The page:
...in the latest National Review:
I have long realized that there is a hierarchy among prostitutes, as there is in all professions. My first patient with tertiary syphilis, for example, was an old prostitute, impoverished, raddled, and toothless, who still plied her trade on waste ground for the price of a cigarette. Her pimp was also her husband, and her cries of despair when he abandoned her still ring in my mind’s ear. I have never encountered desolation deeper than hers.
Another of my patients was a smartly dressed black woman whom I initially took to be a business executive. She was a dominatrix. She had her own website and flew around the world flogging the prominent of many nations. She was particularly proud of her connection, if that is the word I seek, with a senior judge in one of the southern states of the U.S. She had a large house and an expensive car and was proud of her success. It was skilled work, after all, and she provided value for money, or else her clients would not have retained her services. Many of them, indeed, were in love with her. She was so amusing that I could not condemn her, even in my heart.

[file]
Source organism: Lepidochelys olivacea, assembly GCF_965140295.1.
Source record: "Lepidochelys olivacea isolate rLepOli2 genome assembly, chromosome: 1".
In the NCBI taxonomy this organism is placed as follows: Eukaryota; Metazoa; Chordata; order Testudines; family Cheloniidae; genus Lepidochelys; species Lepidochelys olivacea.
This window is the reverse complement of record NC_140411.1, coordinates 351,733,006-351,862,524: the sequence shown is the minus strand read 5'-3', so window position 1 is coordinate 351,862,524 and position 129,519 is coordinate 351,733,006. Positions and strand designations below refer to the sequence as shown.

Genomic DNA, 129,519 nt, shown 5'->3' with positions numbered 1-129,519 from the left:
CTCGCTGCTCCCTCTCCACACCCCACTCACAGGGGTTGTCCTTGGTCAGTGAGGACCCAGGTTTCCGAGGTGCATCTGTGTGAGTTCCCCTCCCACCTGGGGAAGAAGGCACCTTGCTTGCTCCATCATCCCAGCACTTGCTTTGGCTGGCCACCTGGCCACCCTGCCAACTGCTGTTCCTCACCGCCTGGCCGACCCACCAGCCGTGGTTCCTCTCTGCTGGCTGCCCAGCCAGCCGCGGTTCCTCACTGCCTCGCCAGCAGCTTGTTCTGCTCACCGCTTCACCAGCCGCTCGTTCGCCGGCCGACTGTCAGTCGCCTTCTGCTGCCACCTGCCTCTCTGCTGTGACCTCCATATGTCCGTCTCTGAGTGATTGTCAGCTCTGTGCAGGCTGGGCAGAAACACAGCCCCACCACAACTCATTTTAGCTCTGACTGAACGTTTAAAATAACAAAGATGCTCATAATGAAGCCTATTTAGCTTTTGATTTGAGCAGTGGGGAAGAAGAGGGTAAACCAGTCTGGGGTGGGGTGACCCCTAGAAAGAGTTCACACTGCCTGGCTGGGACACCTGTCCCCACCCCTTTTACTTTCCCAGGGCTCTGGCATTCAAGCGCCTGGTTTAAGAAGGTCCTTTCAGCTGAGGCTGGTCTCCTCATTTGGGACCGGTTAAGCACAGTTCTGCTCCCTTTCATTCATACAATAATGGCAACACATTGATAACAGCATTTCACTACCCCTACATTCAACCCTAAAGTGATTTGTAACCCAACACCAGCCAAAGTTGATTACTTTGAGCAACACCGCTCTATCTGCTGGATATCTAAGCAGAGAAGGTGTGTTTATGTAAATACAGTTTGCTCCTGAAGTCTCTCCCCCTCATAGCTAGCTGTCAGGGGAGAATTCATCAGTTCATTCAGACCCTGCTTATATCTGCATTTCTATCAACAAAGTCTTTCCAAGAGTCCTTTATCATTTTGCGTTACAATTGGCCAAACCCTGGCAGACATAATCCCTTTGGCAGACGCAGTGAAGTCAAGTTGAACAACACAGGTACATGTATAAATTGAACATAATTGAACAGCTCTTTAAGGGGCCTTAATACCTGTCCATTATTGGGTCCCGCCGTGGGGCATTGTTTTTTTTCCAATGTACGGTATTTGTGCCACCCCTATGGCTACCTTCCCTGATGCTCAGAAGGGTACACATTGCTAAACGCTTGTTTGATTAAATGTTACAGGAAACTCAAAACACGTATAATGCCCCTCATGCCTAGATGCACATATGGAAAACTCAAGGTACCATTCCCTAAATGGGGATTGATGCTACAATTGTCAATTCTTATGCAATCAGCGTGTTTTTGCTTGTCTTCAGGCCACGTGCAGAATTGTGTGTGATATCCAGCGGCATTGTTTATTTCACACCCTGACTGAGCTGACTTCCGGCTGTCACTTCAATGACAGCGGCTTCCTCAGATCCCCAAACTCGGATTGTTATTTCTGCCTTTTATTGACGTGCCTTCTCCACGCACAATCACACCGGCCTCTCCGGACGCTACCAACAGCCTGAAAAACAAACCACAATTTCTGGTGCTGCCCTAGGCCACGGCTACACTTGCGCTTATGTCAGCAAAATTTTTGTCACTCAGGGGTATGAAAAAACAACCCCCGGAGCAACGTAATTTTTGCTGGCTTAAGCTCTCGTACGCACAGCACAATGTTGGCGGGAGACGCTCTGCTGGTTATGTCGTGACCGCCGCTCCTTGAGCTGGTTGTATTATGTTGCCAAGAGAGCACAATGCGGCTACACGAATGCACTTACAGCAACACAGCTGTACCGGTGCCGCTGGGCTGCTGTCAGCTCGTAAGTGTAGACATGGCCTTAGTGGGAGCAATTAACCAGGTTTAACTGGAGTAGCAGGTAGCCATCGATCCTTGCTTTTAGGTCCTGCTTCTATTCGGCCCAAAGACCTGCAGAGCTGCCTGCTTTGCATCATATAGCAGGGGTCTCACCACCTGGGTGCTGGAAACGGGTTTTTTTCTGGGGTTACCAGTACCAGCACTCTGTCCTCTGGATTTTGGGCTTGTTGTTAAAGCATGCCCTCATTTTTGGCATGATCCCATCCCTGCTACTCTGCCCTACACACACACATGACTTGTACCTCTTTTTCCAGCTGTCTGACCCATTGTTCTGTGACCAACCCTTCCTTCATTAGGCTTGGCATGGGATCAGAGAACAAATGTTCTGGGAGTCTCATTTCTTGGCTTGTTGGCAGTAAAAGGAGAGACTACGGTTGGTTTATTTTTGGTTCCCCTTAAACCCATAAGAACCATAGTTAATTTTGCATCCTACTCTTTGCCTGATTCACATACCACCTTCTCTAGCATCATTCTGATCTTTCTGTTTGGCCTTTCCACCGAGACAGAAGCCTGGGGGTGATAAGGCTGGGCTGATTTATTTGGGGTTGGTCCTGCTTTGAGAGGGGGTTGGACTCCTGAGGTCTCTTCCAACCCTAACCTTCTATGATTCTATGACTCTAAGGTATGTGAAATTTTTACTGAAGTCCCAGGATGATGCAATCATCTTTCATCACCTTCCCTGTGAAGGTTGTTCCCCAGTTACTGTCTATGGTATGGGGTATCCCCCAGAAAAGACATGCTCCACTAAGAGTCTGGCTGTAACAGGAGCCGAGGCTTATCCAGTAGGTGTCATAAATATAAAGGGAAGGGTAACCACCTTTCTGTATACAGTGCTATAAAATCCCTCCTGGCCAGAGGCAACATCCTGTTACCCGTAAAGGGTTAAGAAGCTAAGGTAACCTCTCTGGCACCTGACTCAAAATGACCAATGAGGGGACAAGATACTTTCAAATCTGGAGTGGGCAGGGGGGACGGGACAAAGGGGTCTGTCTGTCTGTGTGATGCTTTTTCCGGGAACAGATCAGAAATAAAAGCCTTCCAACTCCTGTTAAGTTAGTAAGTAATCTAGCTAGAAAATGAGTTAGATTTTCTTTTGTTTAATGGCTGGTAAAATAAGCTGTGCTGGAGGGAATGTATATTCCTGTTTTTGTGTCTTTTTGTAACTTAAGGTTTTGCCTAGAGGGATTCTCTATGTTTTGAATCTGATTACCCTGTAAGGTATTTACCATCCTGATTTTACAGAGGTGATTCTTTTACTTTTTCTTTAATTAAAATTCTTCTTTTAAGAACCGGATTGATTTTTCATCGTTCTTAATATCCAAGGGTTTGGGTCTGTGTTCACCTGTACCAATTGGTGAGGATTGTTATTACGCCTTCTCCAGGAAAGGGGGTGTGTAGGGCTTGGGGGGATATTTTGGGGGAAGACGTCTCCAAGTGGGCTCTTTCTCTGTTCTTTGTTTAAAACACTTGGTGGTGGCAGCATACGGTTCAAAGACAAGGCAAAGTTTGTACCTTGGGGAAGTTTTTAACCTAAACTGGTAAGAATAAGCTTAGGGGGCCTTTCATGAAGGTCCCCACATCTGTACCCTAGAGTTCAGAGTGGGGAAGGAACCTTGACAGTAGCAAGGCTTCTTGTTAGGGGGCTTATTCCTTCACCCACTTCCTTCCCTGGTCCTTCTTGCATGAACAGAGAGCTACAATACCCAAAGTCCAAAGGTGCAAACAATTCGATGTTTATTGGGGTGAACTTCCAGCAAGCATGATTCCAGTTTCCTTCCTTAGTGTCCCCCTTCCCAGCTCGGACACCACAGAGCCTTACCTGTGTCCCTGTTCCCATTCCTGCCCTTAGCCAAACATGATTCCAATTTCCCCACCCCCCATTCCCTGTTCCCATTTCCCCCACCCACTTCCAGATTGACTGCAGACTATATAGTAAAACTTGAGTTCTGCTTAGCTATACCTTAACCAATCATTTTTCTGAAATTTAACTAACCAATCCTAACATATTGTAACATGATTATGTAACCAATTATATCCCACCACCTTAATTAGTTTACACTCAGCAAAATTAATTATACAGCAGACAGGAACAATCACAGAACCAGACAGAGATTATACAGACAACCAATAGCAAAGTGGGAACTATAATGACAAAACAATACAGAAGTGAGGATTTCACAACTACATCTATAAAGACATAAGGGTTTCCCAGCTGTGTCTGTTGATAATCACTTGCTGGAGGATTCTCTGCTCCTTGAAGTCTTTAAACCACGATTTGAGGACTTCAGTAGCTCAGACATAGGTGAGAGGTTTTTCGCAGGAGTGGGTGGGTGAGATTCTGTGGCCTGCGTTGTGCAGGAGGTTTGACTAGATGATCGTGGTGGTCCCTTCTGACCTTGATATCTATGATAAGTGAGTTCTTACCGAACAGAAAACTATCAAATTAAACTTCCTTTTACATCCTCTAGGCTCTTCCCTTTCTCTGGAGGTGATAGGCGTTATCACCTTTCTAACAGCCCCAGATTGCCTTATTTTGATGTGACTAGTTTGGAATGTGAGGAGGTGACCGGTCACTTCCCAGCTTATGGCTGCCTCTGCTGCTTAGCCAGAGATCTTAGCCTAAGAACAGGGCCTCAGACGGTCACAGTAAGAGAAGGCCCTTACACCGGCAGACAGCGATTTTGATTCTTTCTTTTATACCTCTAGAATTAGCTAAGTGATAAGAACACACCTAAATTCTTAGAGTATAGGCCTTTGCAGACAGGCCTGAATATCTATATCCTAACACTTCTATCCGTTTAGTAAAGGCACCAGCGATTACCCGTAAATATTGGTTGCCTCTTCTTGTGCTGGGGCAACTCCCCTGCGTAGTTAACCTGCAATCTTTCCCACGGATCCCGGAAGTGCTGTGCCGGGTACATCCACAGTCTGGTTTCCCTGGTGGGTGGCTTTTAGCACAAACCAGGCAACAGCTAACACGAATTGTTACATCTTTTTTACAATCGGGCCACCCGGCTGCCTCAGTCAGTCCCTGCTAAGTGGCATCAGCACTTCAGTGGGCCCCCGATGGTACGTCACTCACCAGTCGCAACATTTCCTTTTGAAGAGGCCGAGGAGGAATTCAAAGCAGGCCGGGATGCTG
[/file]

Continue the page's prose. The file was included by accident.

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One might have supposed that in a relatively liberal sexual environment such as ours, the demand for prostitution would decline, but that does not seem to have happened. This suggests that raw, biological frustration of the sex drive is not at the root of the demand. Appetites not only grow with feeding, but diversify with it. The limits or boundaries of licit and illicit change, but the demand for the illicit remains constant.
The following sounds very similar to the Hanssen spy case, where an FBI spy spied for the Russians:
Moreover, one might have expected a man like Mr. Spitzer — who built his career on the prosecution (or was it the persecution?) of very rich men who supposedly had broken the rules without any compelling need to do so — to behave with circumspection, if not extreme caution, with regard to breaking rules, moral or legal. He who rises by moral outrage, after all, tends to fall by moral outrage.
On the other hand, the very dangerousness of what Mr. Spitzer did may have been what made it so exciting to him. For those with such a turn of mind, there are few pleasures greater than that of breaking rules and getting away with it; it heightens the esteem in which they hold their own intellects.